When Evan (Big Cat) Williams slugs a golf ball, Binoculars are sometimes needed to see it land. Would you believe a high-powered telescope?

Chances are Big Cat can take the longest drive of your career and carry it, on the fly.

Williams, 30, golf's Sultan of Swat, will seek his third consecutive $15,000 first prize in the National Long Driving contest Aug. 2, prior to the PGA championship at Oakmont.

Williams' act has to be seen to be believed. The competition will be televised before the PGA final round Aug. 6 on WJAL TV-7, but to reaelly appreciate Williams' missiles, it is best to appear in person at the launch site.

Last year he won at Pebble Beach with an on-the-screws smash of 353 yards. On the 1976 PGA scene at Congressional he won with a 307-yard blast which split the middle of the spongy first fairway, into the wind.

"My cardinal fule is relaxation," said William from his home in Leonia, N.J. "If you can get rid of all the tension in your body, you muscles have a chance to work.

"I really didn't know I was that long compared to other hitters until I beat Jim Dent in 1974," said Williams, a good friend of former Maryland golfer Billy Ziobro, who recently took the head pro job at Beaver Brook in Clinton, N.J.

Evans grew up with the fifth hole at Englewood (N.J.) Country Club in sight from his back door. "I caddied there. We used to play as many holes as we could before the tractor man would kick us off."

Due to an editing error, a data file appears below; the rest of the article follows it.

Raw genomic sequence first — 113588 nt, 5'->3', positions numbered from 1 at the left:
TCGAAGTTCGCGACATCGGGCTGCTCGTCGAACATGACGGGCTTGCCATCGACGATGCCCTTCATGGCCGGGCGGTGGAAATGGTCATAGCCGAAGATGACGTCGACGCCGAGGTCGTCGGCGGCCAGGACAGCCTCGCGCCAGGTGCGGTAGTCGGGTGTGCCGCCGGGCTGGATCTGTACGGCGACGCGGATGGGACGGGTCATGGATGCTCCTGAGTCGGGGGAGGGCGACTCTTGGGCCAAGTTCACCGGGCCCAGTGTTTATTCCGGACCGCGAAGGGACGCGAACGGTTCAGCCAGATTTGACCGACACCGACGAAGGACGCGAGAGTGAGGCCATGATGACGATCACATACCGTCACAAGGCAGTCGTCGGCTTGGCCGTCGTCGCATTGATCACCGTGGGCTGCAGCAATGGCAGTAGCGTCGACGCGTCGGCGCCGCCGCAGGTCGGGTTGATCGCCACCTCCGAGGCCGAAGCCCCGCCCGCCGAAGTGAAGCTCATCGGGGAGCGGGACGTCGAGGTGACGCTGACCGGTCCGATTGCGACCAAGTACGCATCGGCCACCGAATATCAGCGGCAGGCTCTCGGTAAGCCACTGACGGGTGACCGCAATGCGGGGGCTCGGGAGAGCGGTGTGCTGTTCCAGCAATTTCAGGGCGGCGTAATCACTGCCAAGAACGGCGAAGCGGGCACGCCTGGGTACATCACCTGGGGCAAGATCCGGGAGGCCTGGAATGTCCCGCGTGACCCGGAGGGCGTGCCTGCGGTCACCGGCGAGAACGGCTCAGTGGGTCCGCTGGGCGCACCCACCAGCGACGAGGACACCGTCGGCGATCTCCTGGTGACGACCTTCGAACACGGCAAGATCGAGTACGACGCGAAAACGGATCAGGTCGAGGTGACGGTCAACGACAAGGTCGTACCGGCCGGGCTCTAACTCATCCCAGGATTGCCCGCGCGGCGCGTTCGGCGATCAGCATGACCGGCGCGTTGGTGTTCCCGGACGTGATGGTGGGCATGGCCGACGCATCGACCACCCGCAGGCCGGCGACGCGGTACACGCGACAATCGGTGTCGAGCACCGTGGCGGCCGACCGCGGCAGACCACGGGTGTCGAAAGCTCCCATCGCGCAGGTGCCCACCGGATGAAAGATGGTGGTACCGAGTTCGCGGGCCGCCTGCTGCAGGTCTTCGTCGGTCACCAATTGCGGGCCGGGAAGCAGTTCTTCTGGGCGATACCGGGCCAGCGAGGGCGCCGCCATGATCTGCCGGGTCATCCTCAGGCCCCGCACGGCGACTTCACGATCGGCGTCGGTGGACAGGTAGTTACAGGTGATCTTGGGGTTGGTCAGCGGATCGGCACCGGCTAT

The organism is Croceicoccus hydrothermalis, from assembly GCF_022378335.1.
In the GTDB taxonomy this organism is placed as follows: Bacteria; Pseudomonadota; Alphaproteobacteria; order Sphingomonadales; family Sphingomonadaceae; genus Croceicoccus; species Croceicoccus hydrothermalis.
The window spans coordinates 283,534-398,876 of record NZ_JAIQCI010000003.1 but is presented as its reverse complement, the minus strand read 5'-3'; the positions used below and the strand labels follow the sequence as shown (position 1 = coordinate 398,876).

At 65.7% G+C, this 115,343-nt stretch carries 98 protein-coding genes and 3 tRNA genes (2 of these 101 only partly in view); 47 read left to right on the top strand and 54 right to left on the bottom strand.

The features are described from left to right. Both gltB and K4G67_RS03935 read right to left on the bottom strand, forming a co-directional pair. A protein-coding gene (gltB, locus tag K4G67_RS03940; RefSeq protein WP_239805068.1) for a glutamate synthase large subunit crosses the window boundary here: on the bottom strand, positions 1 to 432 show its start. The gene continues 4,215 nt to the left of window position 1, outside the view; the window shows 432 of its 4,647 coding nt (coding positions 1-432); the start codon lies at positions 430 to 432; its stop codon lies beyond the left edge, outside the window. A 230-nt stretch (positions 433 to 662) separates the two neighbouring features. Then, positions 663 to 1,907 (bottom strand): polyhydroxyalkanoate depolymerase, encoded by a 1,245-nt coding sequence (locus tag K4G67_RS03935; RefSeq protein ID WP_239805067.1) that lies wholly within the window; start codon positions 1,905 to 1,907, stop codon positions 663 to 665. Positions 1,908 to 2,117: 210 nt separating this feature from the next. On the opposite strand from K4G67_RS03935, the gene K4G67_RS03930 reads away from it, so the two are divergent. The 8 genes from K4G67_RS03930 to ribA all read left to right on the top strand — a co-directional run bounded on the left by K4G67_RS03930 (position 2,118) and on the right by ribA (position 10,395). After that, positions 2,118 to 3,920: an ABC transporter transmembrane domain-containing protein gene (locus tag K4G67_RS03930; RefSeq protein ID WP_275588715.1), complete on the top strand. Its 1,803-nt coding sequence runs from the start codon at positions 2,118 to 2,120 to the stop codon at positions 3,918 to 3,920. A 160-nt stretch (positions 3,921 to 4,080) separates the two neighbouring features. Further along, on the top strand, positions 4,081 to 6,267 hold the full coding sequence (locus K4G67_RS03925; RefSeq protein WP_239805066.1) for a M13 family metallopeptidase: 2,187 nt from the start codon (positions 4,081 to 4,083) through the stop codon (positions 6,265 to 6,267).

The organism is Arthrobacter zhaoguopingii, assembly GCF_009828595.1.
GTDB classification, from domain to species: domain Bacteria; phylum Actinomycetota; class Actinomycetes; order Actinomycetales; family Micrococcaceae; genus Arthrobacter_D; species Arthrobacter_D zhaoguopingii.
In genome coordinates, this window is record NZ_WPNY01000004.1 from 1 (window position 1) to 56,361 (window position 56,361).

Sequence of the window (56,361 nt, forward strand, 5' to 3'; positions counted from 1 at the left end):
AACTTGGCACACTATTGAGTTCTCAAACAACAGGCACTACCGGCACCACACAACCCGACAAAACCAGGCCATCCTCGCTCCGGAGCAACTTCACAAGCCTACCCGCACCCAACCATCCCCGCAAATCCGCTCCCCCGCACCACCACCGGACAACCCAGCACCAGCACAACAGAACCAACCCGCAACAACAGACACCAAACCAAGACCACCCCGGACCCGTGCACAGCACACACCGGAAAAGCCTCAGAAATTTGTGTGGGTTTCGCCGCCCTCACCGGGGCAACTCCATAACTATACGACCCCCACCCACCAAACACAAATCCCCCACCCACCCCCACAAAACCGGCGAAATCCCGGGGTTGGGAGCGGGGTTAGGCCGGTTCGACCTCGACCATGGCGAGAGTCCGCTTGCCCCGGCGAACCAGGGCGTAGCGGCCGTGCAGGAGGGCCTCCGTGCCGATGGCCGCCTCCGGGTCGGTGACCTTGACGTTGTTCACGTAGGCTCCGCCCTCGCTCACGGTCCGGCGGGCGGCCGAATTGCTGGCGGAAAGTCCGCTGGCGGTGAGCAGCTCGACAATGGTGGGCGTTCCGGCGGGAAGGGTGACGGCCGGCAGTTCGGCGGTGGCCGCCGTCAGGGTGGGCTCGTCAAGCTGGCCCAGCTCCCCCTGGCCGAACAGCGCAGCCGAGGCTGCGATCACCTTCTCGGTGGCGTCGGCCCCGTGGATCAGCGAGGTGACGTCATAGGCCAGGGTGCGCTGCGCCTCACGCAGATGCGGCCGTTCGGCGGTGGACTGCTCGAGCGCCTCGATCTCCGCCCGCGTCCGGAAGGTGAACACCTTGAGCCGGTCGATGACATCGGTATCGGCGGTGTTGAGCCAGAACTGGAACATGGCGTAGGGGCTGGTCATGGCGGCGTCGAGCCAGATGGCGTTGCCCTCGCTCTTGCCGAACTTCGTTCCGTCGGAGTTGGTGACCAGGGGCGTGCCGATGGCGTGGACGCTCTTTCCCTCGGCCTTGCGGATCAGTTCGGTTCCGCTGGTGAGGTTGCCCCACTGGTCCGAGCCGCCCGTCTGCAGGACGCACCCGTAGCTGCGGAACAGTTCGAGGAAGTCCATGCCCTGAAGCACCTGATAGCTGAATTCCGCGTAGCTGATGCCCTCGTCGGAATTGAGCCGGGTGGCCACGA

His father, Tudor Williams, said his son could hit golf balls great distances by the time he was 12. "I never did buy clubs for him. He did everything himself. I always encouraged him to do what would make him happy."

For Big Cat, happiness is driving for show and dough. He earns a comfortable living giving exhibitions at $1,500 each. Last week he thrilled them in Ottawa and Philadephia.

Williams uses a graphite driver with an extra stiff shaft which, at 44 inches, is slightly longer than those used by the six PGA Tour players among his challengers - Dent, former Maryland star Billy Calfee, Lon Hinkle, Stan Altgelt, Ron Milanovich and George Cadle. Big Cat outhits Nicklaus with a two-iron.

Some of his more memorable shots have been a 397-yard blast in New Jersey that was measured with an odometer, and a clout that found the green on a 430-yard par-4 at Fort Lauderdale.

Williams' 6-foot-6, 210-pound frame enables him to create a large swing arc. He has a long, smooth takeaway and when he enters the hitting area he releases with a strong leg drive and delaued wrist break which creates blurring clubhead speed.

After watching one of Williams' smokers escape the boundaries of a driving range, former PGA champ turned announcer Dave Marr was quoted as marveling, "Most people don't go that far on a vacation."

Tony DeLuca of Chantilly and Oakton High will be bound for the University of Florida this autumn, seeking a golf scholarship.

Gator Coach Buster Bishop, who coached tour players Andy Bean, Andy North, Steve Melnyk and Bob Murphy, believes in making prospects earn their scholarships, so in early October, after qualifying tests, the top four Florida players will earn full scholarships and the second four will earn 50 percent coverage.

DeLuca, 18, winner of the Quantice Invitational and Virginia State AAA titles and the Northern Virginia Amateur, had feelers from North Carolina, Miami, Houston, Wake Forest, LSU and Southern Cal. He feels his chances of making the PGA tour will be best served at Gainesville.

Heroes Inc. raised $70,000 in its annual golf tournament last week at Indian Spring. Don Sheads, John Fentress and Don Stewart were the winner in the two-day outing that raised money for families of policemen killed in the line of duty.